American History Homework Nine Answers - 1.414213562373095048, (square root of 2)

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American History Homework Nine Instructor: Andy Schlafly In recognition of the midterm exam and your hard work for it, this week's lecture and assignment is only half as long.

Joseph M.

Read the lecture first.

1. In your opinion, the 2008 election that concluded on Tuesday is most similar to which election in history, and why? I that this election is most like the election between Senator John Quincy Adams and Senator Andrew Jackson. Andrew Jackson was a war hero, like McCain, plus there is the endorsement of Barrack Obama by Colin Powell. Many said that President-elect Obama would give Powell a high position in the government. This would be akin to the “Corrupt Bargain”, when Senator Henry Clay widely endorsed John Quincy Adams, and after Adams was elected, he gave Clay the Secretary Of State position.

Excellent detailed analysis.

2. Imperialism: a good or bad thing? I believe that in some cases imperialism can be good, but as with all things, too much of it is never good. I think that a bigger country exerting influence over a smaller country can sometimes be good, as the two countries can trade, and exchange valuable knowledge and technology, but then it can be taken to the extreme, as in the infamous Opium Wars, where the British forced the Chinese to buy the highly addictive drug opium.

I doubt the British forced the Chinese to buy opium, but that issue is beyond our American History course. Good otherwise.

3. Your thoughts on the progressive movement, please. I think that the goals of the progressive movement are almost all very good. I don’t see a way that anybody could disagree with them. The progressive movement’s goals also remind me of the goals of the U.N., which seeks world peace and civil rights, and to improve working conditions.

The goals may seem good, but the real question is the approach taken by the progressive movement to achieve the goals, such as more and more regulation. You didn't address the means used. (Minus 1).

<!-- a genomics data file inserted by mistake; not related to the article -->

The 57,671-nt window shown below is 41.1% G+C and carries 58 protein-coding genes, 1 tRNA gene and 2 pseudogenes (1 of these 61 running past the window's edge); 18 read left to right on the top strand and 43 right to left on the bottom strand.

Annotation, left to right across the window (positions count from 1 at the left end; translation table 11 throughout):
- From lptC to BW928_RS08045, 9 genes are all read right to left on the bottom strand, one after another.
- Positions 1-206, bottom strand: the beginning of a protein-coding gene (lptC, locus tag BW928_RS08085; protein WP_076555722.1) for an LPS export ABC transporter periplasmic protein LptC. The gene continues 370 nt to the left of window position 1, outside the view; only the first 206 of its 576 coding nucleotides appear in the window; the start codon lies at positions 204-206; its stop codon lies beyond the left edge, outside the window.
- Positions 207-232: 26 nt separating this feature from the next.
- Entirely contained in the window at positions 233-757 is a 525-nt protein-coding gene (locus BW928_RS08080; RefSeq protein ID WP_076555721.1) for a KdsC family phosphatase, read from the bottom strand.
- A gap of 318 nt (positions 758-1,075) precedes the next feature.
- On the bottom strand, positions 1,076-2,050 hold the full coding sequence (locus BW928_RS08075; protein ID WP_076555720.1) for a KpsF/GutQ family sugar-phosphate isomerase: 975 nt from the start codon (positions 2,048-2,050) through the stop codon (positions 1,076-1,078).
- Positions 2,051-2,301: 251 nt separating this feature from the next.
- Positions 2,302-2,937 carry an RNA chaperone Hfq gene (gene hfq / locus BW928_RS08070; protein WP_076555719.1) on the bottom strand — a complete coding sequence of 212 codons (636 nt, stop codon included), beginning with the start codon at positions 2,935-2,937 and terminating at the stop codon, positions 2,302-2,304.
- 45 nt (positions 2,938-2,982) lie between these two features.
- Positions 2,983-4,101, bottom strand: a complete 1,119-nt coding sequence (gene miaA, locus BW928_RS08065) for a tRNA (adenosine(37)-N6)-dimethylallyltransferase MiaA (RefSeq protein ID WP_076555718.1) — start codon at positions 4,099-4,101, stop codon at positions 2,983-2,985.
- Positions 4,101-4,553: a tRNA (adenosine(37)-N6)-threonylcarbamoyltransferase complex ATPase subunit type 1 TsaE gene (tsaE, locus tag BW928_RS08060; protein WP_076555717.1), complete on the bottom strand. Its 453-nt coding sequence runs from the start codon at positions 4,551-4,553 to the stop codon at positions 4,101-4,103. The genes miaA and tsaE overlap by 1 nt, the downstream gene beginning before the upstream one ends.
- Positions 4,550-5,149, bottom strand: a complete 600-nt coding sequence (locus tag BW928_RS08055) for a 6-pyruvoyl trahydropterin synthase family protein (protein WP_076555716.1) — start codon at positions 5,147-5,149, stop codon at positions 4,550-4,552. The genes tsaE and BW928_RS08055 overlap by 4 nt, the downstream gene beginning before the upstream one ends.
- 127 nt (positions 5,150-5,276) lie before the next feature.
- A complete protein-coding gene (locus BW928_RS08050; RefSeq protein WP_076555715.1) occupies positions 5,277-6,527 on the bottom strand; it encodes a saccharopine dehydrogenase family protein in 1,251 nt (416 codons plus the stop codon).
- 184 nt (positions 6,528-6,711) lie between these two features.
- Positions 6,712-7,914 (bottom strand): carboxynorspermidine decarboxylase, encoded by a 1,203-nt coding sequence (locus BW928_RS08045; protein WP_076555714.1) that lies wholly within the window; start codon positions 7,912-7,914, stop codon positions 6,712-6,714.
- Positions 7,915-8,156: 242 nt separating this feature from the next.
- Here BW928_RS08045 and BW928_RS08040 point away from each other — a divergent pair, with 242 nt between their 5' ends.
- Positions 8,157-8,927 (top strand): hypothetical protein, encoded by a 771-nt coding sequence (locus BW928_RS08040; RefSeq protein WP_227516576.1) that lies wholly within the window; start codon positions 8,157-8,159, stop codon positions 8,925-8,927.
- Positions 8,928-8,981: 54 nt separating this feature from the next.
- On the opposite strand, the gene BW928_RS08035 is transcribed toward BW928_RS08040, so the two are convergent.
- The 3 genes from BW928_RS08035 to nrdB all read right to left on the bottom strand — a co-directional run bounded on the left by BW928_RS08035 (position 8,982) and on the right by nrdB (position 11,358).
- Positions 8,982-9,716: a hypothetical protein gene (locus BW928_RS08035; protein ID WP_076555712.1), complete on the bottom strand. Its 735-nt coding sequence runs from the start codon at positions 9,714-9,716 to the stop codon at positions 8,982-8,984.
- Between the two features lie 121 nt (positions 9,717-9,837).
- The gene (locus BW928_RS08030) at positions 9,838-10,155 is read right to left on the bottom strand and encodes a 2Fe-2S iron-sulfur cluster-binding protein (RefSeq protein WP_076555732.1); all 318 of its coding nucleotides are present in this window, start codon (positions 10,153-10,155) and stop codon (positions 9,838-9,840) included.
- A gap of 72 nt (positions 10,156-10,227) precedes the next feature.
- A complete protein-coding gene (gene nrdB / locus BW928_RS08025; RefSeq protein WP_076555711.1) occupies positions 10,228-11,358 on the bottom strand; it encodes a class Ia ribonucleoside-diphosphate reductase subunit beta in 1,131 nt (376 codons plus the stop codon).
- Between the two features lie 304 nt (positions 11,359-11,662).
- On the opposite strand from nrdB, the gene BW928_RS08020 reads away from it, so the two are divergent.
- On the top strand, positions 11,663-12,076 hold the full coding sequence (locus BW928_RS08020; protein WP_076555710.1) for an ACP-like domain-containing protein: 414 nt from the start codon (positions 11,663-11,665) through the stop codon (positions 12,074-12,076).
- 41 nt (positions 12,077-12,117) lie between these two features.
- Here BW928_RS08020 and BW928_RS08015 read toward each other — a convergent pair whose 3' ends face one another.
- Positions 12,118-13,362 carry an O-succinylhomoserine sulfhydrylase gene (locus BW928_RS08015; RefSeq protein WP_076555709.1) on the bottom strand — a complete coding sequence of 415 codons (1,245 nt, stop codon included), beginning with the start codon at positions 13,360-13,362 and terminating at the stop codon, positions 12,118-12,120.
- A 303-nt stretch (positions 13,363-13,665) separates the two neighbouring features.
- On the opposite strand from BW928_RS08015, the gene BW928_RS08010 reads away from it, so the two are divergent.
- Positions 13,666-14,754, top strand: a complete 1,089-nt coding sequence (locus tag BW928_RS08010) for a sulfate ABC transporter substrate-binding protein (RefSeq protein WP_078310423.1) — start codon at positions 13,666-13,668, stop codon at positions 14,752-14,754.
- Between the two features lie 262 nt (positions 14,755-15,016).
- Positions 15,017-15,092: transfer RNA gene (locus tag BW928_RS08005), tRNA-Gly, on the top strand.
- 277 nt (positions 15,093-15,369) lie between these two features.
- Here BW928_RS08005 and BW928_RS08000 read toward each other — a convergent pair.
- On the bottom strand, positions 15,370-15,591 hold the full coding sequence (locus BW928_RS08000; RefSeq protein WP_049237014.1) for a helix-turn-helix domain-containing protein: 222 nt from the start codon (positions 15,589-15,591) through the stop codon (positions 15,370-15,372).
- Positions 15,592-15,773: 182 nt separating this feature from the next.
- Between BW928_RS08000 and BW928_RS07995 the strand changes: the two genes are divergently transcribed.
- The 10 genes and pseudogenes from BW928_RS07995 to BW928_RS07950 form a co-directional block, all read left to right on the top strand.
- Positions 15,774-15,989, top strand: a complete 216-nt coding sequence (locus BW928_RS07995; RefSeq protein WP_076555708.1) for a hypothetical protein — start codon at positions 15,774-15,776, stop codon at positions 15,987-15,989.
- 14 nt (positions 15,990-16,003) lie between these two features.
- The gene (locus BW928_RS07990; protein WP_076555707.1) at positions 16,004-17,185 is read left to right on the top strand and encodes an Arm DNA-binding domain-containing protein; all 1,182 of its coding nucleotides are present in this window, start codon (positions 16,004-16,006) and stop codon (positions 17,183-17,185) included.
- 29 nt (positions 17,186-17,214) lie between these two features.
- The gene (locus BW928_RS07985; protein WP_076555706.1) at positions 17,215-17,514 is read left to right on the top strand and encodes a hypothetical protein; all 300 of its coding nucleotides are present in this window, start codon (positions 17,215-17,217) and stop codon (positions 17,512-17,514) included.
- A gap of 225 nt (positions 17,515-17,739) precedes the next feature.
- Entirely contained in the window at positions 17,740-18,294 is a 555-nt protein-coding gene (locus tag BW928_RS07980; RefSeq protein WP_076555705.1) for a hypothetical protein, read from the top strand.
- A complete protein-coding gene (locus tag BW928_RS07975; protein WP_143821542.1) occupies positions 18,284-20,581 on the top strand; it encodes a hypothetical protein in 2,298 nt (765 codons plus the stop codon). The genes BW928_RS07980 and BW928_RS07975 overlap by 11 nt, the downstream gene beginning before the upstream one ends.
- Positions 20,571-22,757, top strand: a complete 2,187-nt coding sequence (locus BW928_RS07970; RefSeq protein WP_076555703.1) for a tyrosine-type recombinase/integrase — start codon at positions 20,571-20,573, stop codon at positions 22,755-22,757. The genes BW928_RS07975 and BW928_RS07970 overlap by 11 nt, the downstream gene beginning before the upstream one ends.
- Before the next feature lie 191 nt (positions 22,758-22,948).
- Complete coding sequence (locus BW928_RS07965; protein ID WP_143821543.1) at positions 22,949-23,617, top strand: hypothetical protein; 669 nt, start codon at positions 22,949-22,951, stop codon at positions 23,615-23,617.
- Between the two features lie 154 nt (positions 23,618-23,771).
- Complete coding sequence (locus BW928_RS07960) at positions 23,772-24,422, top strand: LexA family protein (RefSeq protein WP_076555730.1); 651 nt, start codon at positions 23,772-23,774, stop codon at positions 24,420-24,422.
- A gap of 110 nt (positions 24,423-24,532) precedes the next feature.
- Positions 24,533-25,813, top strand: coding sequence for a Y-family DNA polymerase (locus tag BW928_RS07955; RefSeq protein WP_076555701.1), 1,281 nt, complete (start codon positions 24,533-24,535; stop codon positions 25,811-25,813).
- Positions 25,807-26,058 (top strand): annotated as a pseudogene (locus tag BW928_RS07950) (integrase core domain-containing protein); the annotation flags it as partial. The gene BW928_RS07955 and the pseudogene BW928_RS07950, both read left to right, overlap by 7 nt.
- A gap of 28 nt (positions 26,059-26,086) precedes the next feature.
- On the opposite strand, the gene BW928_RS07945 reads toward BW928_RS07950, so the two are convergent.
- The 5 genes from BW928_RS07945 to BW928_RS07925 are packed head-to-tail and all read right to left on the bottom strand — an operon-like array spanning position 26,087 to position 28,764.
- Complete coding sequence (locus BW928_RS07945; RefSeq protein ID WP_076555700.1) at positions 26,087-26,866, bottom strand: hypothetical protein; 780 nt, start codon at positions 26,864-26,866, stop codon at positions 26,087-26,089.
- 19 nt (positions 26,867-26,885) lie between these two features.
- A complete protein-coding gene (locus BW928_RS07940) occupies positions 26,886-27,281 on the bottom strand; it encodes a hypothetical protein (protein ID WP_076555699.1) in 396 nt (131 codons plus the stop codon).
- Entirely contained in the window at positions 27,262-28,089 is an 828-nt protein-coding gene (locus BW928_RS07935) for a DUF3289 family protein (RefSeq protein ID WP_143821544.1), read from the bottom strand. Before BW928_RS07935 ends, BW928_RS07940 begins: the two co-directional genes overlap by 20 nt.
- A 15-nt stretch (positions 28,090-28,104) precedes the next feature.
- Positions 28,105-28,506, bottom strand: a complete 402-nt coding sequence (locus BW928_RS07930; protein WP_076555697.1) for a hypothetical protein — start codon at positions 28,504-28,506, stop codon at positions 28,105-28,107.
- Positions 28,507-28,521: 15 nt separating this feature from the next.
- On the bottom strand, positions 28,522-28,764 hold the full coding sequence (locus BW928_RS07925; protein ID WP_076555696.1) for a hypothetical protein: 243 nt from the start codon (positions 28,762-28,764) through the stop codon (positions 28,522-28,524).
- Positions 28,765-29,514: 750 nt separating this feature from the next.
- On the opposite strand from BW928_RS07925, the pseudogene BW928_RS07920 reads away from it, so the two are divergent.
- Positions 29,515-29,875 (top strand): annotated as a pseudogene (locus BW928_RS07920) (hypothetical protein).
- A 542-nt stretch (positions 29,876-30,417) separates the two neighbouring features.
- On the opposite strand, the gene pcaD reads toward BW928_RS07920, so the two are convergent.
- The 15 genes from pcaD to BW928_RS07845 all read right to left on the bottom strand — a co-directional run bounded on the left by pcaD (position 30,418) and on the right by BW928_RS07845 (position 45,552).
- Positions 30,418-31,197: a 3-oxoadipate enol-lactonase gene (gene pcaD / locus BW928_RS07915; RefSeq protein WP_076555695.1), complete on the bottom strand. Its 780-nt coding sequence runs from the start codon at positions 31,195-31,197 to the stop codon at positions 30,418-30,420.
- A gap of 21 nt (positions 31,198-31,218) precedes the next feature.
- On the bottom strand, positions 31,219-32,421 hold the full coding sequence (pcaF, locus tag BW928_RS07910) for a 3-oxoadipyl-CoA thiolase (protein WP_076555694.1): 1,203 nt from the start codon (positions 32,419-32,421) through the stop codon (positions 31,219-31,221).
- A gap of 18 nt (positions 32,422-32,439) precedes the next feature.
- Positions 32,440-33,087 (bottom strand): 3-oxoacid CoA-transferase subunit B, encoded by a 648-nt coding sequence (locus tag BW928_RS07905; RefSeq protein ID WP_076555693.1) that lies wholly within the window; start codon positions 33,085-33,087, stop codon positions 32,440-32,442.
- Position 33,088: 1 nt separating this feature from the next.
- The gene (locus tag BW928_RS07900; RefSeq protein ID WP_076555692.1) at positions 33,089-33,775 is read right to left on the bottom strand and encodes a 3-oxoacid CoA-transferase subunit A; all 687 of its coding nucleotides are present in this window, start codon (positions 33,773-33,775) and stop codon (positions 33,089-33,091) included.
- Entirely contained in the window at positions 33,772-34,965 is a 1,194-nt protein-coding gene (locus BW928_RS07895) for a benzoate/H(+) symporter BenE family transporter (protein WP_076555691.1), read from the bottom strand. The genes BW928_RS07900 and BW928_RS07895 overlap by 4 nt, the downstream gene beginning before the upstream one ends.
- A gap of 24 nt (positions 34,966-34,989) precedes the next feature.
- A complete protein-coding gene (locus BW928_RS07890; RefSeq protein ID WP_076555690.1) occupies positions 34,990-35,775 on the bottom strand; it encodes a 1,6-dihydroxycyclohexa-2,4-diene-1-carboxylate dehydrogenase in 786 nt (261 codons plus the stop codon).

4. Please explain the cartoon in the Minnesota Tribune, having the caption at top, "WHAT WILL HE DO!" and the caption at the bottom, "The eyes of the world are upon him." Include your description of the point of view of the cartoonist. This cartoon features a man, (probably McKinley,) holding a Cuban or a Spanish man by the scruff of his neck, I think that the cartoon is saying that McKinley is on the edge of a war against the Spanish, and that the entire world is watching to see when the war will start. I believe that the cartoonist is probably against the war, and the cartoonist portrays McKinley as a bit of a gruff old man, but portrays the Cuban/Spanish man as a harmless, undefended man that McKinley is harming.

No, this misses the mark. See the model answers. (Minus 2).

Honors (pick 2 out of 3)

H1. Do you agree with how the United States finally ended the fighting in the Philippines during the Spanish-American War? I do agree, because not only did the United States grant Cuba independence, but the U.S. also put a military base in Cuba to help stem further uprising. And we signed the Treaty of Paris, giving the U.S even more land, and they ended the war in a way that would eventually make Spain our ally.

Fine, but doesn't specifically answer the question about the Philippines. (Minus 1).

H2. How do you think the role of newspapers in the recent election compares with the "yellow journalism" of the 1890s? I believe that the role of the newspapers in the recent election is very similar to Yellow Journalism, for instance, when Barack Obama called McCain’s economic policies a “pig in lipstick”, the next day all the tabloids and a lot of the newspapers had headlines like “Obama calls McCain/ Palin Pig”! which caught my eye, and even though it wasn’t the truth, I had already picked up the newspaper and seen that Jeter was batting 333, so I wanted to read the sports section and then I saw that the new Batman was coming out. And so on, so even though the newspapers were not publishing the truth, they were still catching the public’s eye. On the other hand, newspapers were not so influential in this election because television, radio and the internet played a larger role.

Good analysis.
Nice work. Score: 56/60.--Aschlafly 15:39, 14 November 2008 (EST)